Russian Musicians Hesitant to Back Pussy Riot
- By Sergei Chernov
- Aug. 06 2012 00:00
- Last edited 19:51
ST. PETERSBURG — With more and more Western musicians — from Red Hot Chili Peppers to Peter Gabriel and Sting — showing their support for Pussy Riot, the female punk rockers who have found themselves behind bars for an anti-Putin performance in a Moscow church in March, Russian musicians are being criticized for not showing enough support.
Last week British musician Peter Gabriel wrote to the women offering his support following backing from, among others, the groups Franz Ferdinand, Red Hot Chili Peppers and Faith No More.
"Nadya, Katya, Masha, you have the right to make your own prayers — from the heart," he wrote. "I hope you will be released very, very soon. We are all watching."
Pussy Riot supporters have also appealed to Madonna, asking her to show her support when she performs in Russia this week.
Most leading Russian bands, however, seem uninterested, or as if they don't want to risk supporting Putin's foes.
Three Russian and Ukrainian mainstream rock bands declined to support Pussy Riot at a London concert last week, according to London-based activist Andrei Sidelnikov.
Sidelnikov wrote on Facebook that he brought Free Pussy Riot T-shirts and asked Mumiy Troll frontman Ilya Lagutenko, Igor Sukachyov of Garik Sukachyov i Neprikasayemiye and Oleg Skripka of the Ukrainian band Vopli Vidoplyasova to wear them during the show, but all three declined.
Skripka, whose band frequently performs in Russia, was quoted by Sidelnikov as saying that backing Pussy Riot was "dangerous," even though the musician was one of the key figures during the Orange Revolution protests in his hometown of Kiev in 2004-2005.
"I didn't really think they would agree, so their refusal was ultimately predictable," Sidelnikov wrote.
"The only surprising thing was the reaction of Ilya Lagutenko, who categorically refused not only to speak, but asked the organizers to ensure that I didn't appear close to him under any circumstances — that there be no photographs in which he could be shown next to the slogan."
Nevertheless, there are a few local musicians supporting the women. A Pussy Riot support committee — featuring opposition activists and artists — was established in St. Petersburg with the aim of holding benefit events in the city beginning in early September.
Televizor's Mikhail Borzykin and the Electric Guerillas' Vadim Kurylyov are so far the only musicians on the committee, which includes actors Andrei Devotchenko and Larisa Dmitriyeva, as well as film director Andrei Nekrasov.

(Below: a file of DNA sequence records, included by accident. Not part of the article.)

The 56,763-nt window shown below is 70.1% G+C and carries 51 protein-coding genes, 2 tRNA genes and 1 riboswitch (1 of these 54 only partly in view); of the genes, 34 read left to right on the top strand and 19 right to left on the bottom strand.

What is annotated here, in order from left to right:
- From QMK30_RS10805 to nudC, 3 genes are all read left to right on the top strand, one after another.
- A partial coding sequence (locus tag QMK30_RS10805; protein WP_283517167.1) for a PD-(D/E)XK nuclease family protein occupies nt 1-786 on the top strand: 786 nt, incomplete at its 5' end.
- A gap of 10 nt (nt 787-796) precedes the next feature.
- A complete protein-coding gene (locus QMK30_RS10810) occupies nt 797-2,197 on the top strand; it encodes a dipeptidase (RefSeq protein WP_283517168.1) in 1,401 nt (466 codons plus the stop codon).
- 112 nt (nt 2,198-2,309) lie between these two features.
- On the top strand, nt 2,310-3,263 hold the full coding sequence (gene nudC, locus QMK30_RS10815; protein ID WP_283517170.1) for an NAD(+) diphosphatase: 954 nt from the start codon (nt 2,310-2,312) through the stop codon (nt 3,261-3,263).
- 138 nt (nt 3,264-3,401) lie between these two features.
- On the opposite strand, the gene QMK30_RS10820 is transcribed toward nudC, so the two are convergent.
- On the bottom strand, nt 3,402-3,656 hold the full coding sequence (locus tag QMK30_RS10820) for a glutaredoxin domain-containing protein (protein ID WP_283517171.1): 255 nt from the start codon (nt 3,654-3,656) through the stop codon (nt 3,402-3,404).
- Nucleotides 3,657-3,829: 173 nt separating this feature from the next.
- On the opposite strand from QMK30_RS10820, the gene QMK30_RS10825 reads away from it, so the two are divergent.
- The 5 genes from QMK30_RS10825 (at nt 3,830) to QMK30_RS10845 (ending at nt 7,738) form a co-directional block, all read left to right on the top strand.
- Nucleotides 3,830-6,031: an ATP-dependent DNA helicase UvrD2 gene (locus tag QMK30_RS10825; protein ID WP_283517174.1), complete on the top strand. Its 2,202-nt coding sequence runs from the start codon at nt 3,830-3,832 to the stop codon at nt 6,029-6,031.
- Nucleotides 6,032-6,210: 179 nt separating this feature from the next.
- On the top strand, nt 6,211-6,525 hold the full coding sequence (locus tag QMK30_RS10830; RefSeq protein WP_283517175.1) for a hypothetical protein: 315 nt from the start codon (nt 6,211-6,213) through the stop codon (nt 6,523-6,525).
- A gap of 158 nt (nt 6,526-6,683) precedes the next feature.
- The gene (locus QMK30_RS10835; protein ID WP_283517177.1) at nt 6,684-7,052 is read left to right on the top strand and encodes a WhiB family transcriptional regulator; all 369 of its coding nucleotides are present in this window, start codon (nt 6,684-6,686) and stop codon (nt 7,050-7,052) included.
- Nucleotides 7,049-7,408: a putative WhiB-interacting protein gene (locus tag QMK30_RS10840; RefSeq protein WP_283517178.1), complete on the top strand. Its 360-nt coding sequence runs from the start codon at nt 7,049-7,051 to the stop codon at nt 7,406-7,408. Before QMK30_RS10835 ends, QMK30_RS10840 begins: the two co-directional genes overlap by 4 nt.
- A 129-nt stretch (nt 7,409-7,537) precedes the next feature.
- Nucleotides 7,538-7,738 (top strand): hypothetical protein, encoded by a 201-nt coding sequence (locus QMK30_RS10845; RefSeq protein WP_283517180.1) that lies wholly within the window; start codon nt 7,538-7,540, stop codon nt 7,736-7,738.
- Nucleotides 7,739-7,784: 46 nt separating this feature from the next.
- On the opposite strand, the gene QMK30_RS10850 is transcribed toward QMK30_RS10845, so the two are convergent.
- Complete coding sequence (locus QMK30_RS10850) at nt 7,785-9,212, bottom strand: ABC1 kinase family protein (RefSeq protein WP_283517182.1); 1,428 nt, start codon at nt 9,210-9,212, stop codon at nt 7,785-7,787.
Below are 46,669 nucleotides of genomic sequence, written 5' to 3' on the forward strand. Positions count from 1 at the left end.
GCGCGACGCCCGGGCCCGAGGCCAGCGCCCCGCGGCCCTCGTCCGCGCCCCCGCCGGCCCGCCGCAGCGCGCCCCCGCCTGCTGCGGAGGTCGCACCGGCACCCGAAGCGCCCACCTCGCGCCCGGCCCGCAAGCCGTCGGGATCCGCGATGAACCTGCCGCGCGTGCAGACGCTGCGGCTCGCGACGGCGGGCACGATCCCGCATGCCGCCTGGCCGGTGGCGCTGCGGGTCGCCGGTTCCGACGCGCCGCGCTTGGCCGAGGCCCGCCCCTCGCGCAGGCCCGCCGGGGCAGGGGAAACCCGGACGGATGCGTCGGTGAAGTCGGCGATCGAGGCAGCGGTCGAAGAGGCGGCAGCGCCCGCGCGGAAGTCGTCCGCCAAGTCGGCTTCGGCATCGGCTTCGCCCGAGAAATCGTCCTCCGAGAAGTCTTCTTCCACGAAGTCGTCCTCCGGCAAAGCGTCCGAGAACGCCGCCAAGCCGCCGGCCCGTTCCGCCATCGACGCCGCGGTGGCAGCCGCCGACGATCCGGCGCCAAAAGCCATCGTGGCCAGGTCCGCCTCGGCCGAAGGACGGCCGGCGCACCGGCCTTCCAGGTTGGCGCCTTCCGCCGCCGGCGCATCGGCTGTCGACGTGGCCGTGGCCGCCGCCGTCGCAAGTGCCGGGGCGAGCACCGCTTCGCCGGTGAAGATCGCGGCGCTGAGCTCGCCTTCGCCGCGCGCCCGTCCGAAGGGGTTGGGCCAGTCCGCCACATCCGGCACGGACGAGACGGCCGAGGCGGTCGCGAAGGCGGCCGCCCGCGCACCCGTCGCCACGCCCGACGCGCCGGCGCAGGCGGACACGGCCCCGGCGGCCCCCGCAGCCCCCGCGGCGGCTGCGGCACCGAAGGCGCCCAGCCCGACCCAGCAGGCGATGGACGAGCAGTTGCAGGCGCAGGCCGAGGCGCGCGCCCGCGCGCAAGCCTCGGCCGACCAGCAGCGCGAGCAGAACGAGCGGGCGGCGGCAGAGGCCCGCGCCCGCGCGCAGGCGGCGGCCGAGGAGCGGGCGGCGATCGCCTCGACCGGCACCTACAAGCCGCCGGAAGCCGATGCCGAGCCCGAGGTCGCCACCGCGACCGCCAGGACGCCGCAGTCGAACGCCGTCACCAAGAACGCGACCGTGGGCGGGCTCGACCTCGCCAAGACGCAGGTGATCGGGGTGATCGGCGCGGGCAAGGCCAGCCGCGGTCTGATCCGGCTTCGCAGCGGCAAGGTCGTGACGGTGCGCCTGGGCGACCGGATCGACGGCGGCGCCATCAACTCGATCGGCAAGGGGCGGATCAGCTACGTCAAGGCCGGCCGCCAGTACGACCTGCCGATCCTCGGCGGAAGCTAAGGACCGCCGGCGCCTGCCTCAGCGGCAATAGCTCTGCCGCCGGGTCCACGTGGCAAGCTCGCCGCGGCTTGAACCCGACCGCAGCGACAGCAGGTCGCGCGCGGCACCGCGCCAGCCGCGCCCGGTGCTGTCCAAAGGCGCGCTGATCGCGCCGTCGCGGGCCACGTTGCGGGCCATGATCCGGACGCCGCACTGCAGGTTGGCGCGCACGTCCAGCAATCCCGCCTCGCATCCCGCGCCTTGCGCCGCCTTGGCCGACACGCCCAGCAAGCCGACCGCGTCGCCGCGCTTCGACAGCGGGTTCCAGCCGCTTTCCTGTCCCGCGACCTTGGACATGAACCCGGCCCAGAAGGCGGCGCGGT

The committee said it hopes that the number of musicians on the committee will increase, referring to international support for the cause and an open letter calling for the release of the women, who have been held in custody for nearly five months. The letter has been signed by artists and musicians including Mashina Vremeni's Andrei Makarevich and Akvarium's Boris Grebenshchikov, who had earlier been criticized for their support of the Kremlin.
Pussy Riot committee organizers addressed St. Petersburg venues, asking them to hold an event scheduled for September. Venues often cancel politically charged events out of fear of being shut down by the authorities.
"Clubs are always under scrutiny and pressure," Borzykin said.
"Even before our most recent concert a month ago, the club's management said they had received a call from the Federal Security Service warning musicians to be more cautious and not to say anything that could cause them to be prosecuted under the law. This was an attempt to intimidate the musicians. "
Even if bands manage to hold protest concerts, they tend to do so in a secretive way, which does not help much to promote the cause.
Few heard about a punk concert in support of Pussy Riot that was held last month at a local bar on Dumskaya Ulitsa on July 20, the day before the court prolonged the detention of the imprisoned women by six months.
Advertised on a Russian social network and attended by about 50 fans, bands spoke out about the cause from the stage and dedicated songs to the imprisoned women, but no posters were to be seen, while a sign on the door described the event as a "private party."
Venue managers are so afraid of anything political taking place that when the band put an anti-Putin leaflet on the wall for its recent concert in another bar, the group was immediately approached by the bar's management, who demanded they take it down, said Alexander, one of the organizers. He also said the organizers wanted to avoid a possible attack from Orthodox radicals.
In the past few years, most opposition-themed cultural events have officially been canceled due to alleged roof leaks or fire safety violations. Although the authorities deny playing a role, insiders insist they are the ones behind the cancellations.
Borzykin says the organizers hope to hold a bigger concert, featuring some well-known acts, on either Sept. 1 or 2.
"The situation is aggravating and something should be done immediately; it's not clear what will happen to the girls if they are sent to a [prison] camp," he says.